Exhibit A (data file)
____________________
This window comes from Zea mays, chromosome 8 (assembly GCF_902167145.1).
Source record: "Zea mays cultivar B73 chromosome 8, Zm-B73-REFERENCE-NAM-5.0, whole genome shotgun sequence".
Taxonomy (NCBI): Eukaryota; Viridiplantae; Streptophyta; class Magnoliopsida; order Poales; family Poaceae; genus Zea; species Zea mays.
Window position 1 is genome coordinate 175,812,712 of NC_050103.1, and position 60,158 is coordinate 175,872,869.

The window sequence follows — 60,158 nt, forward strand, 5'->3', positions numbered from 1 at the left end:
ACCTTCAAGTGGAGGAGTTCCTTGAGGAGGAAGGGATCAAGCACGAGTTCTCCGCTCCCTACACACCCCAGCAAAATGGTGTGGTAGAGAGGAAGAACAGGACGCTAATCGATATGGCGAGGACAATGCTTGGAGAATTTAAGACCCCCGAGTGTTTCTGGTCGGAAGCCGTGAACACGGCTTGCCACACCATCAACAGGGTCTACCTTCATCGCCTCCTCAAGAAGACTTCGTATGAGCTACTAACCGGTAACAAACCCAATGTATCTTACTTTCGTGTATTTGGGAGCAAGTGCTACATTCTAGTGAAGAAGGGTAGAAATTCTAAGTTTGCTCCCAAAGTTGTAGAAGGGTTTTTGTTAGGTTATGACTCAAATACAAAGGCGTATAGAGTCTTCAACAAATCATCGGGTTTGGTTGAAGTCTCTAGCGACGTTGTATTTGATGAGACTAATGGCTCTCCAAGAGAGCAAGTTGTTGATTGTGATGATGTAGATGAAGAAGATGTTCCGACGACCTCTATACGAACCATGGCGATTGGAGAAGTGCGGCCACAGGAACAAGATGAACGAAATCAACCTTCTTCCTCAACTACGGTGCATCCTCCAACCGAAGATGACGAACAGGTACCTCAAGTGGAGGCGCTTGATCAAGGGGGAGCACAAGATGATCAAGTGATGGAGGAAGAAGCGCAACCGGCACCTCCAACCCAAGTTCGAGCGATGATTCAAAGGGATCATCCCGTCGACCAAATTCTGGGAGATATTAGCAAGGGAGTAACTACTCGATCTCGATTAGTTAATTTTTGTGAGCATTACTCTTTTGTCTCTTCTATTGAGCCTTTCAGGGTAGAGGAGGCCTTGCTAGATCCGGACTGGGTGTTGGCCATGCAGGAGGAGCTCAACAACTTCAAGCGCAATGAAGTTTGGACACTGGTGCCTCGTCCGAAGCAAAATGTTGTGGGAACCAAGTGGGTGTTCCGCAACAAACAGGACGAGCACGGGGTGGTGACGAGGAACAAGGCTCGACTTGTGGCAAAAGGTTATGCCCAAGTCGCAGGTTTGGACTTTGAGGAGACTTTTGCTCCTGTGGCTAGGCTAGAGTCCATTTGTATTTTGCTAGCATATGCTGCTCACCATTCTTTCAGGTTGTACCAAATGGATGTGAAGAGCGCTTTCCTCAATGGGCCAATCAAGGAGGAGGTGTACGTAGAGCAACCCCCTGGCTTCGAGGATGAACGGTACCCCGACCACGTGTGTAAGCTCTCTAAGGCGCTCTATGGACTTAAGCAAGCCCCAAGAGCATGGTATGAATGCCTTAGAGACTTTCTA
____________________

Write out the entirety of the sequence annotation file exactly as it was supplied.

This window comes from Zea mays, chromosome 8 (assembly GCF_902167145.1).
Source record: "Zea mays cultivar B73 chromosome 8, Zm-B73-REFERENCE-NAM-5.0, whole genome shotgun sequence".
Taxonomy (NCBI): Eukaryota; Viridiplantae; Streptophyta; class Magnoliopsida; order Poales; family Poaceae; genus Zea; species Zea mays.
Window position 1 is genome coordinate 175,812,712 of NC_050103.1, and position 60,158 is coordinate 175,872,869.

The window sequence follows — 60,158 nt, forward strand, 5'->3', positions numbered from 1 at the left end:
ACCTTCAAGTGGAGGAGTTCCTTGAGGAGGAAGGGATCAAGCACGAGTTCTCCGCTCCCTACACACCCCAGCAAAATGGTGTGGTAGAGAGGAAGAACAGGACGCTAATCGATATGGCGAGGACAATGCTTGGAGAATTTAAGACCCCCGAGTGTTTCTGGTCGGAAGCCGTGAACACGGCTTGCCACACCATCAACAGGGTCTACCTTCATCGCCTCCTCAAGAAGACTTCGTATGAGCTACTAACCGGTAACAAACCCAATGTATCTTACTTTCGTGTATTTGGGAGCAAGTGCTACATTCTAGTGAAGAAGGGTAGAAATTCTAAGTTTGCTCCCAAAGTTGTAGAAGGGTTTTTGTTAGGTTATGACTCAAATACAAAGGCGTATAGAGTCTTCAACAAATCATCGGGTTTGGTTGAAGTCTCTAGCGACGTTGTATTTGATGAGACTAATGGCTCTCCAAGAGAGCAAGTTGTTGATTGTGATGATGTAGATGAAGAAGATGTTCCGACGACCTCTATACGAACCATGGCGATTGGAGAAGTGCGGCCACAGGAACAAGATGAACGAAATCAACCTTCTTCCTCAACTACGGTGCATCCTCCAACCGAAGATGACGAACAGGTACCTCAAGTGGAGGCGCTTGATCAAGGGGGAGCACAAGATGATCAAGTGATGGAGGAAGAAGCGCAACCGGCACCTCCAACCCAAGTTCGAGCGATGATTCAAAGGGATCATCCCGTCGACCAAATTCTGGGAGATATTAGCAAGGGAGTAACTACTCGATCTCGATTAGTTAATTTTTGTGAGCATTACTCTTTTGTCTCTTCTATTGAGCCTTTCAGGGTAGAGGAGGCCTTGCTAGATCCGGACTGGGTGTTGGCCATGCAGGAGGAGCTCAACAACTTCAAGCGCAATGAAGTTTGGACACTGGTGCCTCGTCCGAAGCAAAATGTTGTGGGAACCAAGTGGGTGTTCCGCAACAAACAGGACGAGCACGGGGTGGTGACGAGGAACAAGGCTCGACTTGTGGCAAAAGGTTATGCCCAAGTCGCAGGTTTGGACTTTGAGGAGACTTTTGCTCCTGTGGCTAGGCTAGAGTCCATTTGTATTTTGCTAGCATATGCTGCTCACCATTCTTTCAGGTTGTACCAAATGGATGTGAAGAGCGCTTTCCTCAATGGGCCAATCAAGGAGGAGGTGTACGTAGAGCAACCCCCTGGCTTCGAGGATGAACGGTACCCCGACCACGTGTGTAAGCTCTCTAAGGCGCTCTATGGACTTAAGCAAGCCCCAAGAGCATGGTATGAATGCCTTAGAGACTTTCTA